With the U.S. men's national team of late, it has been a little bit of everything. The same group of players who struggled to get by the likes of Antigua and Barbuda in the semifinal round of World Cup qualifying has given way to a more dynamic team that is as deep with options as the U.S. has ever had.
During the current nine-game winning streak, a U.S. record, the Americans have bested a Germany side that may have been vastly shorthanded but also boasted plenty of quality in its own right. They have won a World Cup qualifier on the road. They have taken care of business in meaningful games on home soil.
They have also played with the aggression, flair, chemistry, expression and passion that Jurgen Klinsmann envisioned when taking the reins almost two years ago, and the consistency is starting to follow across two sets of rosters.
Granted, the level of competition at the Gold Cup is hardly World Cup-level, and there is still work to be done before calling the USA a finished product, but just about everything to emanate from the last couple of months has been encouraging. Juxtapose that with Mexico's struggles across its two sets of rosters, and it's a fine time to be donning a U.S. crest.
"Collectively they're a very good team, they almost play by memory," El Salvador manager Agustin Castillo said through a translator after Sunday's 5-1 loss to the Americans in Baltimore. "They can find their spaces. It's almost like every time they pass the ball into a space it's going to nobody until somebody appears and actually meets the ball.
"It's a memory type of movement. They also have a very good small space kind of give-and-go type of play. Every time that they have a play they find two or three different ways to break you down."
One would think that Castillo was talking about a cohesive group of players that has been together for years, but this exact team, save for pre-knockout stage additions, has been together for all of three weeks.
The January training camp may have acted as a bit of a warm-up exercise for a number of the players, but the fact that the 23 players currently in camp have been able to mesh together to such a successful degree reflects well on Klinsmann and his staff. Klinsmann's methods and decisions have not always been conventional or the most popular, but he is getting the most out of his squad on a regular basis.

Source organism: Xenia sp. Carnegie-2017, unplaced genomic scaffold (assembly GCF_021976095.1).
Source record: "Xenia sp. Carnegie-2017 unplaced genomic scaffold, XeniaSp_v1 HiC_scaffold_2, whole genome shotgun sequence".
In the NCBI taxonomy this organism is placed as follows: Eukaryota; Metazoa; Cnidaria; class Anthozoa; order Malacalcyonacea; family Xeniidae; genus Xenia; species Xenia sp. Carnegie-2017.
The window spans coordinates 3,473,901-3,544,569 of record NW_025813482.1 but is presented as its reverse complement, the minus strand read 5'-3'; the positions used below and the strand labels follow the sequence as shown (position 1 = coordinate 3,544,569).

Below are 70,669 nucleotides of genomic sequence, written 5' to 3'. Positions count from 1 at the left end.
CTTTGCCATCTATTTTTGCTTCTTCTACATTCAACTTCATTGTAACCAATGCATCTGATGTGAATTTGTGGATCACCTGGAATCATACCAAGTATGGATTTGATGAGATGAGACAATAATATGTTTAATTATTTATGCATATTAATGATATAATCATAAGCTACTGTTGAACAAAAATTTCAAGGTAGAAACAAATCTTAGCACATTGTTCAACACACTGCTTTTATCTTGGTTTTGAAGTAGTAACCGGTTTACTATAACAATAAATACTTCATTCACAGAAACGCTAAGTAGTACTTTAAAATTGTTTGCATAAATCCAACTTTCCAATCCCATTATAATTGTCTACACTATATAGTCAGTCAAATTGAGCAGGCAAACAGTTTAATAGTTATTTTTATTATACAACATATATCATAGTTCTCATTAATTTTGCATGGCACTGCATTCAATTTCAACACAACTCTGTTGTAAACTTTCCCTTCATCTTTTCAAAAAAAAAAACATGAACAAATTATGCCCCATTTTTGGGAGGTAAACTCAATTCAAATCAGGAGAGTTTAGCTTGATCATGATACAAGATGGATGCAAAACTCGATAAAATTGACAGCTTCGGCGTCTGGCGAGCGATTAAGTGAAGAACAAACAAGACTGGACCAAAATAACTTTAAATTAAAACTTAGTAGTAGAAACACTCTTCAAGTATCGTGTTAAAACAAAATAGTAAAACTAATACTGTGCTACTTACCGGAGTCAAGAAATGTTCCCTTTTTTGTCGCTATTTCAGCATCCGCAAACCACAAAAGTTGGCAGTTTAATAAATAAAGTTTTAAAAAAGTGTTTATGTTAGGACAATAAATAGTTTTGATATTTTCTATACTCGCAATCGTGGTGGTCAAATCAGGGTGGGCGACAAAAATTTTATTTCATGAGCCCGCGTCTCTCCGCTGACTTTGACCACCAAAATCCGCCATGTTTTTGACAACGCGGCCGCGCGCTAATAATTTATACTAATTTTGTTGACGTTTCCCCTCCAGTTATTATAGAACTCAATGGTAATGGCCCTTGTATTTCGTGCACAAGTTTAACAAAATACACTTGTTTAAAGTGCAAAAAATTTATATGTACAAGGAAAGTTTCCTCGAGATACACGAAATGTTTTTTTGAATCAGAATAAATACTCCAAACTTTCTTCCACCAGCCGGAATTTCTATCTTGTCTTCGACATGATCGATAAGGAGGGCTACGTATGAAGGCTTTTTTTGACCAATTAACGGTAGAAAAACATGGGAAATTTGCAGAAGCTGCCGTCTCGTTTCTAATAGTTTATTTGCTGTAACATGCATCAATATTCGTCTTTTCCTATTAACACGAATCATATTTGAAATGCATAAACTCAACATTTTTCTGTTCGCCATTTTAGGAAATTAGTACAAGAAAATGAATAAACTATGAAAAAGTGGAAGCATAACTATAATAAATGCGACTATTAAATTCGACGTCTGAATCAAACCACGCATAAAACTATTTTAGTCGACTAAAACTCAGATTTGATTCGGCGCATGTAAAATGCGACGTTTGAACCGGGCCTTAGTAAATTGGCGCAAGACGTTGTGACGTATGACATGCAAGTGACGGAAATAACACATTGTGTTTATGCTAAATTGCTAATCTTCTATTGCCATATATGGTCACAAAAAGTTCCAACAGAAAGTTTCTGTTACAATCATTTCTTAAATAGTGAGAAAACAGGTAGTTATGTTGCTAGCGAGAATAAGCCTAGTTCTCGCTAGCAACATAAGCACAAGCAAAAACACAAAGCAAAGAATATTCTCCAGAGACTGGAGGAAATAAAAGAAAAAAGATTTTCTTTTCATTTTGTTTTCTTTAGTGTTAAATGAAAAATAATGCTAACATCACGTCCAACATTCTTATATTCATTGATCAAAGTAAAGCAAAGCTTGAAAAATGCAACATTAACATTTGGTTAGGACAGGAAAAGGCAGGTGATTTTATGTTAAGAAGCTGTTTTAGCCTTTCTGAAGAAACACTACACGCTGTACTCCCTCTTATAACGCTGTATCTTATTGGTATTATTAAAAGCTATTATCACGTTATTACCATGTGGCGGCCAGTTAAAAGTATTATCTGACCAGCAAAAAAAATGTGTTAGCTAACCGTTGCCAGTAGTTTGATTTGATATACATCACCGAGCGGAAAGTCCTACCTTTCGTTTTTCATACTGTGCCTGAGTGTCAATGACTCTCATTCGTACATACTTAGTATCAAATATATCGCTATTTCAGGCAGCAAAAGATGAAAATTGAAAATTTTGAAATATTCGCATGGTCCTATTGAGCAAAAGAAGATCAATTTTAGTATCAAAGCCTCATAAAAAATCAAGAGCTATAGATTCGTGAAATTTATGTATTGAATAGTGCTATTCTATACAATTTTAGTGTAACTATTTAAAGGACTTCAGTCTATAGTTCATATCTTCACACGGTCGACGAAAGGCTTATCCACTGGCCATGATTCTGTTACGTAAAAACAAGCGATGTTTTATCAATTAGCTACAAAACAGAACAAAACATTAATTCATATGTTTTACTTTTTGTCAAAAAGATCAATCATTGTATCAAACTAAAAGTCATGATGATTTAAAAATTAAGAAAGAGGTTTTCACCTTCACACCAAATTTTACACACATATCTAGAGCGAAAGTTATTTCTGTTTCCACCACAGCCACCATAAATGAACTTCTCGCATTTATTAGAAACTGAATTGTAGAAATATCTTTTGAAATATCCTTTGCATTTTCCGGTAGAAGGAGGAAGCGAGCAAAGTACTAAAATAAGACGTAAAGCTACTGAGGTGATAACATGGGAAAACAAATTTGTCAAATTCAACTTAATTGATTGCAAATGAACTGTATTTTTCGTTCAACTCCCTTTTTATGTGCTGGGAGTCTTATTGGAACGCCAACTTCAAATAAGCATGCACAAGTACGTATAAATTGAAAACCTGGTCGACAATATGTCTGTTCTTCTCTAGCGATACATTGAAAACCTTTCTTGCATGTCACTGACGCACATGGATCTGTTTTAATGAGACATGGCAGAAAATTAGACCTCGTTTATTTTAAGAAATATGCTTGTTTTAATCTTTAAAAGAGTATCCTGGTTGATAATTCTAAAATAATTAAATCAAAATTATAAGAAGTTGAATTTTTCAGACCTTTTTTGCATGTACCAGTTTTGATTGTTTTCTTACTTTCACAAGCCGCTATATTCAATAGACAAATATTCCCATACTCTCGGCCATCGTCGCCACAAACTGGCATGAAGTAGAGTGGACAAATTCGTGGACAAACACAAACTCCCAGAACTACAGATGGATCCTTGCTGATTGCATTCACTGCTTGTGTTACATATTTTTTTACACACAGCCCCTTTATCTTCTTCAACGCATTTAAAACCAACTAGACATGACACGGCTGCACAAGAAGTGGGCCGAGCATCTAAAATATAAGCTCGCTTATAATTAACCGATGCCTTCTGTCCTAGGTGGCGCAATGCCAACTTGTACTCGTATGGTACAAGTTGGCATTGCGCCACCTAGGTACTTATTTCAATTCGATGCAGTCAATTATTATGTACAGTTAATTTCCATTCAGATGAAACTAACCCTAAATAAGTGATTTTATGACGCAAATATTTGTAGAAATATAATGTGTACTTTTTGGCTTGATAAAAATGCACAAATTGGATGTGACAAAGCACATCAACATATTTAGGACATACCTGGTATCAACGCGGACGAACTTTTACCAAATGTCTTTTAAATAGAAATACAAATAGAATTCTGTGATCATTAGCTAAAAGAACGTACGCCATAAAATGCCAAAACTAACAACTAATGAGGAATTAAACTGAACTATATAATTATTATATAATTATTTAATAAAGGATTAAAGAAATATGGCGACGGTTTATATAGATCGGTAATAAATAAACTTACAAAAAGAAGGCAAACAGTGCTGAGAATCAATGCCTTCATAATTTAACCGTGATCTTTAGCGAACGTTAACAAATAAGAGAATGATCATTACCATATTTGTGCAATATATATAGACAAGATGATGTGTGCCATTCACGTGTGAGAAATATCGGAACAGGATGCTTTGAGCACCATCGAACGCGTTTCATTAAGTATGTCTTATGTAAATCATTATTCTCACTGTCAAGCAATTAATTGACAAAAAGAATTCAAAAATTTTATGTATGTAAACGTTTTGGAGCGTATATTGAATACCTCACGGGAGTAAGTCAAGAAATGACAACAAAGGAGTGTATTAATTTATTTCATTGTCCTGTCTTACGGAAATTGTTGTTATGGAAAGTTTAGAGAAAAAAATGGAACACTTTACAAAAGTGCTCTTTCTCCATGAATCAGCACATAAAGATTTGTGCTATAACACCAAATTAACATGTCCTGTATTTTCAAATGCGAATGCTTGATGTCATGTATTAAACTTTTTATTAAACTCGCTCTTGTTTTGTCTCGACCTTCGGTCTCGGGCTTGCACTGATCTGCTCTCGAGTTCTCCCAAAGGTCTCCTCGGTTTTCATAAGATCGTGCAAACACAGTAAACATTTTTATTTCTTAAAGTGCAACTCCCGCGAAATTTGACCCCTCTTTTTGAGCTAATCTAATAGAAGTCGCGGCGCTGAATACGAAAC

"Look at the guys and the run they put on in the Gold Cup," U.S. forward Eddie Johnson said following his goal and assist off the bench Sunday. "They've been playing some fantastic football, and it's a lot of guys that were in the January camp, so it's some of the guys that I'm familiar with. These are the guys trying to push themselves -- I wouldn't even say it's an A or a B Team -- just trying to push themselves and put themselves in a good spot to make the World Cup team.
"It's a deep pool, and this is where we want soccer to be in America, where we can put not as many European [based] players on the field and still go out there and still play some good attacking football and get the goals that we did [Sunday]."
During the Gold Cup, the USA has uncovered several players who are World Cup roster discussion-worthy. The likes of Chris Wondolowski, Mix Diskerud, Stuart Holden, Joe Corona, Kyle Beckerman and Jose Torres have all provided reasons to be kept under a watchful eye on the radar going forward.
The USA has scored four or more goals in three of the four games in the competition, with Landon Donovan answering the bell and removing all shreds of doubt that he belongs with the top squad in the coming months. Posting crooked numbers against the likes of Belize, Cuba and El Salvador is not so outrageous, but when thinking back to the struggles the Klinsmann-era USA used to have against inferior competition, the fact that the USA is back in an enforcer position shows growth and a stated confidence.
"We're getting more and more comfortable, and the beauty of it is we can score and create chances in a lot of different ways," Donovan said. "Obviously our set pieces have been very good, when we move the ball quickly and break teams down through the middle of the field we've had chances that way. We've done a very good job of getting chances wide and getting crosses in the box. Counterattacks we're getting chances, so we're scoring in all different ways, and I think for a team to defend against that for 90 minutes is going to be really difficult."
The myriad of scoring opportunities and the amount of players responsible means that, assuming all goes according to plan in the September and October World Cup qualifiers, Klinsmann will have a heck of a time narrowing down his selection for the final spots on the 23-man roster he takes to Brazil. Considering the past alternatives, though, and with qualification looking more and more likely with each passing qualifier, it's certainly a welcome problem.